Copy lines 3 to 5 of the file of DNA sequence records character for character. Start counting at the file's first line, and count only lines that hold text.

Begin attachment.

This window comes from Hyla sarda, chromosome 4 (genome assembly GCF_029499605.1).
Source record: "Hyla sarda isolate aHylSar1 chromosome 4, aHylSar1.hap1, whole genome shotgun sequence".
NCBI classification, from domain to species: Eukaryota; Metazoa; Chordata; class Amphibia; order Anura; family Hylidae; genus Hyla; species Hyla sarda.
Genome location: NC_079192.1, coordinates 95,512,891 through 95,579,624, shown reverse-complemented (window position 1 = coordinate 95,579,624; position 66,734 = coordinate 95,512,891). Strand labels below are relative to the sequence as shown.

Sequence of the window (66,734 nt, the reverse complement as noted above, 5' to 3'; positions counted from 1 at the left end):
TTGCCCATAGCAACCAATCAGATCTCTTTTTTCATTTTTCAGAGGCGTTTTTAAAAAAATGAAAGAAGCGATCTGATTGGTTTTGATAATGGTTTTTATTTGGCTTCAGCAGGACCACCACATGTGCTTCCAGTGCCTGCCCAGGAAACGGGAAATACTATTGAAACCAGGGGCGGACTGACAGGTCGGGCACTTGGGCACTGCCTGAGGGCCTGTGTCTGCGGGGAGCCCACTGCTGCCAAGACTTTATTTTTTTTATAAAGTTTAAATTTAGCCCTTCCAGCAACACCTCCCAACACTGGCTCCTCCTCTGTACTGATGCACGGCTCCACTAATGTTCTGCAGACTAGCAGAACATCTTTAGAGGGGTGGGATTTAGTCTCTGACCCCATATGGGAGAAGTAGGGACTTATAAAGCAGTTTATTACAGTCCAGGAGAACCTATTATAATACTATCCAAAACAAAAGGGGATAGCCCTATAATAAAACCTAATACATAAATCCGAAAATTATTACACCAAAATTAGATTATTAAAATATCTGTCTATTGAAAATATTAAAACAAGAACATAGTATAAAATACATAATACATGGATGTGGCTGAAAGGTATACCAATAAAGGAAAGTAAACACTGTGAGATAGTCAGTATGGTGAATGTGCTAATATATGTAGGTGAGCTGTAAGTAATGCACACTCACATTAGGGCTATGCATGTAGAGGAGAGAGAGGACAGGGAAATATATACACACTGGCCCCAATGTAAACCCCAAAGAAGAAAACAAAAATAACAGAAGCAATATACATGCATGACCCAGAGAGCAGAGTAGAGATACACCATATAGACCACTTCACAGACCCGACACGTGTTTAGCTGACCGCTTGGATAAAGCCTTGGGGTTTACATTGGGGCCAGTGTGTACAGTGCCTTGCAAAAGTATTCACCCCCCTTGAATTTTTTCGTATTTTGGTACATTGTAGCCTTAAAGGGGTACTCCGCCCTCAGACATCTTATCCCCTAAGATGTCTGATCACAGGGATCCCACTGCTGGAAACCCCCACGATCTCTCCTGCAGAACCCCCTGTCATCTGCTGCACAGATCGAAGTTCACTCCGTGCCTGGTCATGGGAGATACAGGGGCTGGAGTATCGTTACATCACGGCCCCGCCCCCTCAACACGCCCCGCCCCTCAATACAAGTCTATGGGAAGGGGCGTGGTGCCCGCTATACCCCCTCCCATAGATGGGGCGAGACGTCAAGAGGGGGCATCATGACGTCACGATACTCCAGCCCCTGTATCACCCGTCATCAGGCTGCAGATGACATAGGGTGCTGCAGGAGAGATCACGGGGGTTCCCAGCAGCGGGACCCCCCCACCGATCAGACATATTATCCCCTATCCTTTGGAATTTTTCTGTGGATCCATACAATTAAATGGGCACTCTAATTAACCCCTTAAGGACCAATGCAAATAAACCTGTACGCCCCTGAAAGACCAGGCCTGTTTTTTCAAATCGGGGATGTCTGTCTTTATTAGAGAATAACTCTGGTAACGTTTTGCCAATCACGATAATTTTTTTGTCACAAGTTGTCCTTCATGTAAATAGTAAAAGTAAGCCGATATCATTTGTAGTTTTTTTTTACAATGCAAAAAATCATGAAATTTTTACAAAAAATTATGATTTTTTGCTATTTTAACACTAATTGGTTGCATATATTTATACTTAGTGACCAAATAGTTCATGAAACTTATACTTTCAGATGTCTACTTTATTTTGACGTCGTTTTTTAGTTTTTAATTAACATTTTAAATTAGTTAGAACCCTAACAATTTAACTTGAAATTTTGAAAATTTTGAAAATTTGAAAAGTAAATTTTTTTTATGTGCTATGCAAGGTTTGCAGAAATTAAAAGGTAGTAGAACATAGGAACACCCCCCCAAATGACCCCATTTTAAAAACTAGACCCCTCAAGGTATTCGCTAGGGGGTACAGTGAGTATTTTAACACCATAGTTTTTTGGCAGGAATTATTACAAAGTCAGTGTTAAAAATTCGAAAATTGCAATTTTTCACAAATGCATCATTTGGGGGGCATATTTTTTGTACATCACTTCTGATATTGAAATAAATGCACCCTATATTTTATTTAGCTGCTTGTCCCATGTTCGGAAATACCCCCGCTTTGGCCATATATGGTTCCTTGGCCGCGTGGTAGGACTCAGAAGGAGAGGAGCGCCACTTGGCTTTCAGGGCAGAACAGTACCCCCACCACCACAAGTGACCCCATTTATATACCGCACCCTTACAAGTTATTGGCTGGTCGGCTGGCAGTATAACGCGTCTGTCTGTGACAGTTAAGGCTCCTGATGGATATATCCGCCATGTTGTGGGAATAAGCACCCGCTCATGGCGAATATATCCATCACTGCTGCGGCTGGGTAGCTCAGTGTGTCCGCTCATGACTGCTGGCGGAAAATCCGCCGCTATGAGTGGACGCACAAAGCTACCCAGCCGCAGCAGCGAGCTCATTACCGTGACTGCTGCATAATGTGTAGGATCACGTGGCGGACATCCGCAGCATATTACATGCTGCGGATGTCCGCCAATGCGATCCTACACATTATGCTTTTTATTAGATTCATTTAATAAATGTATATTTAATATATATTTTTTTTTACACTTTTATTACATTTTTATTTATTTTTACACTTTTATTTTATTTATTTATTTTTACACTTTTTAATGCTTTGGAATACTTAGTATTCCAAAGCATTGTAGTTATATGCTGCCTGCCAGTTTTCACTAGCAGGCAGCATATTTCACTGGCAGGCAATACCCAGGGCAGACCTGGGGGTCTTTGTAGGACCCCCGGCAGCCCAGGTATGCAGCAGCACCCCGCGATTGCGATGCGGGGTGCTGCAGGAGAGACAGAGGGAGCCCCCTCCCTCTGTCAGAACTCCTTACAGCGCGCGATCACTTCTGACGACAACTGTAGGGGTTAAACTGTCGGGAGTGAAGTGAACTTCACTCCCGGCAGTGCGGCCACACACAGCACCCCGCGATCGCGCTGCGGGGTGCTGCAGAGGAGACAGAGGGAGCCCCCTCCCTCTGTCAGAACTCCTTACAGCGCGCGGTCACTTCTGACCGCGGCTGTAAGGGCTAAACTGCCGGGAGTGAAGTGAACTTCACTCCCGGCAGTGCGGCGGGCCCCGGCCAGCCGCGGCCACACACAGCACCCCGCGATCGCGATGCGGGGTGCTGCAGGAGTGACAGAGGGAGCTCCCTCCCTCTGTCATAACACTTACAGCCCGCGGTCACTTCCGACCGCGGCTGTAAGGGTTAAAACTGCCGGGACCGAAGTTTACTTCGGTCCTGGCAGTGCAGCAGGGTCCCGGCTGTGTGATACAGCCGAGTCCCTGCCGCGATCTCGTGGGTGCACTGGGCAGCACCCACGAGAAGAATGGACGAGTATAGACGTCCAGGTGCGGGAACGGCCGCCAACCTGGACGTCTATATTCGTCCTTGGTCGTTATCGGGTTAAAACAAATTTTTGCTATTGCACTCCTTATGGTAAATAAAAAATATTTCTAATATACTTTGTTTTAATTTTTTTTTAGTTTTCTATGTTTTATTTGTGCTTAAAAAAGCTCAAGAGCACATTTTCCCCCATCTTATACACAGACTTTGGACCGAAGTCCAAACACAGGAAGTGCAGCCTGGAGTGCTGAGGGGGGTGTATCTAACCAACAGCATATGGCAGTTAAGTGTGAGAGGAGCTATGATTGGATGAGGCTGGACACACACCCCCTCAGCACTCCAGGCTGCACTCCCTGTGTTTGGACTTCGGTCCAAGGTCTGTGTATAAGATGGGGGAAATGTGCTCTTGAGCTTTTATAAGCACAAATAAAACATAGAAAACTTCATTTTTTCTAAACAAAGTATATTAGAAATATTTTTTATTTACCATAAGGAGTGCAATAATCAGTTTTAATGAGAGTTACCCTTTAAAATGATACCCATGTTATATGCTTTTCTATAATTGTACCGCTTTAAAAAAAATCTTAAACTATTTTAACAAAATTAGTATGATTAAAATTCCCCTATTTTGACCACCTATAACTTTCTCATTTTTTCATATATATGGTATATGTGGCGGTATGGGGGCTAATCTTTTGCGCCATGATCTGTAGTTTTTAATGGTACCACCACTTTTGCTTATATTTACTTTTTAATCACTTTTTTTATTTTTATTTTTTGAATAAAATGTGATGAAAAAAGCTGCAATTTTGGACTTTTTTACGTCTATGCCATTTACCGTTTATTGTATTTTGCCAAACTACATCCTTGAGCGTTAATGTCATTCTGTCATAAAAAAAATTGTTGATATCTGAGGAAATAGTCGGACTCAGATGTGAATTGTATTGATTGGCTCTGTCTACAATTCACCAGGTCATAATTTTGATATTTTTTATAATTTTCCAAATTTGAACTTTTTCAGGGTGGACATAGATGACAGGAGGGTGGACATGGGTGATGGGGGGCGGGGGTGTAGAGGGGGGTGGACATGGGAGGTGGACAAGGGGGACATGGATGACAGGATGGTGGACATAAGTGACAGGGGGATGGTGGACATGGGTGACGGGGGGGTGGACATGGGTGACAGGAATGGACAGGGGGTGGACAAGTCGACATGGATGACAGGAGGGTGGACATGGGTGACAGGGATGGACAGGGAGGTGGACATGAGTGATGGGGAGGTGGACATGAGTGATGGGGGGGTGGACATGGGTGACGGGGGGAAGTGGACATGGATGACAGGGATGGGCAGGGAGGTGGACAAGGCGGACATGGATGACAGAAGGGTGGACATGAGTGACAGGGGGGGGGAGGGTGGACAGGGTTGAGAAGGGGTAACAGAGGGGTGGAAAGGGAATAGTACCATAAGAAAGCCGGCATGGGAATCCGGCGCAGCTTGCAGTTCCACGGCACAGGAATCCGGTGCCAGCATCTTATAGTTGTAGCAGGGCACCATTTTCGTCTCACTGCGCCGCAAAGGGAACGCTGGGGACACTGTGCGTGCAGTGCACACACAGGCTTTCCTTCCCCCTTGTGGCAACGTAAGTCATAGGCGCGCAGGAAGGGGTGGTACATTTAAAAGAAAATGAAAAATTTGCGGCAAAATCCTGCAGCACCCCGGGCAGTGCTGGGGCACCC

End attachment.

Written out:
NCBI classification, from domain to species: Eukaryota; Metazoa; Chordata; class Amphibia; order Anura; family Hylidae; genus Hyla; species Hyla sarda.
Genome location: NC_079192.1, coordinates 95,512,891 through 95,579,624, shown reverse-complemented (window position 1 = coordinate 95,579,624; position 66,734 = coordinate 95,512,891). Strand labels below are relative to the sequence as shown.

Sequence of the window (66,734 nt, the reverse complement as noted above, 5' to 3'; positions counted from 1 at the left end):